PORTUGAL: Antonio de Oliveira Salazar’sregime and its secret police ruled the country from 1932 to 1968. He founded and led the Estado Novo, the authoriatan, right-wing government that controlled Portugal from 1932 to 1974. After Salazar’s death in 1970, his regime persisted until it eventually fell after the Carnation Revolution.

But it risks infuriating governments in southern Europe which are already struggling to contain public anger as they drive through tax rises and spending cuts in a bid to avoid disaster.

Mr Monks yesterday warned that the new austerity measures themselves could take the continent ‘back to the 1930s’.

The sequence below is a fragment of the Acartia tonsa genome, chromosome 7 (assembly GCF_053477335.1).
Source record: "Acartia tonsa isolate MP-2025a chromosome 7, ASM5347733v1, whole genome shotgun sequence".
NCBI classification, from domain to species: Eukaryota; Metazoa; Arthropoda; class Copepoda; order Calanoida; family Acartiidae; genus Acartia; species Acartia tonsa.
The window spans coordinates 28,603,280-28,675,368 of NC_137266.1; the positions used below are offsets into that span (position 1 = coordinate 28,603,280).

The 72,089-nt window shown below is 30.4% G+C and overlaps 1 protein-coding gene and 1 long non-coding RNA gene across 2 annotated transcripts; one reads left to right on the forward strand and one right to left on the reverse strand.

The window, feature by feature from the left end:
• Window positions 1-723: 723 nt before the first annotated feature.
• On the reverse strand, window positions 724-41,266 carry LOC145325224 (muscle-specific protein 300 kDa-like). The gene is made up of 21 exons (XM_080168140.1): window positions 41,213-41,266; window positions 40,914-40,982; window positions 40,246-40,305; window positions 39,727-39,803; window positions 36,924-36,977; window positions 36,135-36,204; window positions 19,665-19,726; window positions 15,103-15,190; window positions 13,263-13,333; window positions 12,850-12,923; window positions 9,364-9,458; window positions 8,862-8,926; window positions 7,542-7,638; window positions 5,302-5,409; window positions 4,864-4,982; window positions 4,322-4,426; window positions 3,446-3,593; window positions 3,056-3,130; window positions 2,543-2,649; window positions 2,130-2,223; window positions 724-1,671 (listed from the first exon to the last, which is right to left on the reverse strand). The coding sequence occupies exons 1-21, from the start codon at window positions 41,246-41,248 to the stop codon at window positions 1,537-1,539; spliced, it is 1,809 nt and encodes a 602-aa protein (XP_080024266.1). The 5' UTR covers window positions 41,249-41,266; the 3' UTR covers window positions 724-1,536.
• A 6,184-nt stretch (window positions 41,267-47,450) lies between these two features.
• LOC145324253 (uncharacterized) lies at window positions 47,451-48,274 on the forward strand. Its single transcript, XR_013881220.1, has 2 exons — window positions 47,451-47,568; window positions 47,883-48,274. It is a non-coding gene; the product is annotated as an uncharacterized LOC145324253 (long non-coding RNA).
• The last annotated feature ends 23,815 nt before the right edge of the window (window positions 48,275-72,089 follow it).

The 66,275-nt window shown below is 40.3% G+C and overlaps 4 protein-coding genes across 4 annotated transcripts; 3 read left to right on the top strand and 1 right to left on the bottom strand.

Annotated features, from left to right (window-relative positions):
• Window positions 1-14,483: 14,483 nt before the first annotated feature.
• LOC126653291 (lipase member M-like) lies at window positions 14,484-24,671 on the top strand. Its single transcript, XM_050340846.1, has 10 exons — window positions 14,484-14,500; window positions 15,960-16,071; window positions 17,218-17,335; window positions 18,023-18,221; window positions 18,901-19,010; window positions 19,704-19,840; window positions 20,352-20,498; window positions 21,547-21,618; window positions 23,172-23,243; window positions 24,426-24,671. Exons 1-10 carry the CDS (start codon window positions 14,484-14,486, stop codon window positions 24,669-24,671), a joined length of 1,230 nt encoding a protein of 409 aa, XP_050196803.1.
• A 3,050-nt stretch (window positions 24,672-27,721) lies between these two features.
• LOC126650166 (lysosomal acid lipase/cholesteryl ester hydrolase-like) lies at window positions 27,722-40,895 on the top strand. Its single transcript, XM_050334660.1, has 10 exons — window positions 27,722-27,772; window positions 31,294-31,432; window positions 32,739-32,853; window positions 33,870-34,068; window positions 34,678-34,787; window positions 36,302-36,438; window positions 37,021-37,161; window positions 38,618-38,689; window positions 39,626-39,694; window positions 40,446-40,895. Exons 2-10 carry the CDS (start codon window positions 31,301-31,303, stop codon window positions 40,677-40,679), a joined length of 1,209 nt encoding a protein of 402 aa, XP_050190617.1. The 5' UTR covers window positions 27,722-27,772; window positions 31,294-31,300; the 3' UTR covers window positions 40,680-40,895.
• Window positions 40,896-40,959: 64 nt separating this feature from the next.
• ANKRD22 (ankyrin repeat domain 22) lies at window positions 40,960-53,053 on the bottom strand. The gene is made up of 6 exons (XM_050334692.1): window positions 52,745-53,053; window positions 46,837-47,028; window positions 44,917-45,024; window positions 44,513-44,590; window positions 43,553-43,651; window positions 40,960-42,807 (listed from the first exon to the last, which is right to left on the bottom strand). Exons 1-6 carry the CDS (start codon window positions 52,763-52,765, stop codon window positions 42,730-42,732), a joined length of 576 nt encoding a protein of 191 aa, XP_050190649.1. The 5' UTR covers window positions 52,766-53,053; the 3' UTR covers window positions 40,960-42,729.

In an interview with the Brussels-based magazine EU Observer he said: ‘This is extremely dangerous.

‘This is 1931, we’re heading back to the 1930s, with the Great Depression and we ended up with militarist dictatorship.

‘I’m not saying we’re there yet, but it’s potentially very serious, not just economically, but politically as well.’

Mr Monks said union barons across Europe were planning a co-ordinated ‘day of action’ against the cuts on 29 September, involving national strikes and protests.

David Cameron will travel to Brussels on Thursday for his first summit of EU leaders since the election.

Leaders are expected to thrash out a rescue package for Spain’s teetering economy. Spain is expected to ask for an initial guarantee of at least £100 billion, although this figure could rise sharply if the crisis deepens.

News of the behind-the-scenes scramble in Brussels spells bad news for the British economy as many of our major banks have loaned Spain vast sums of money in recent years.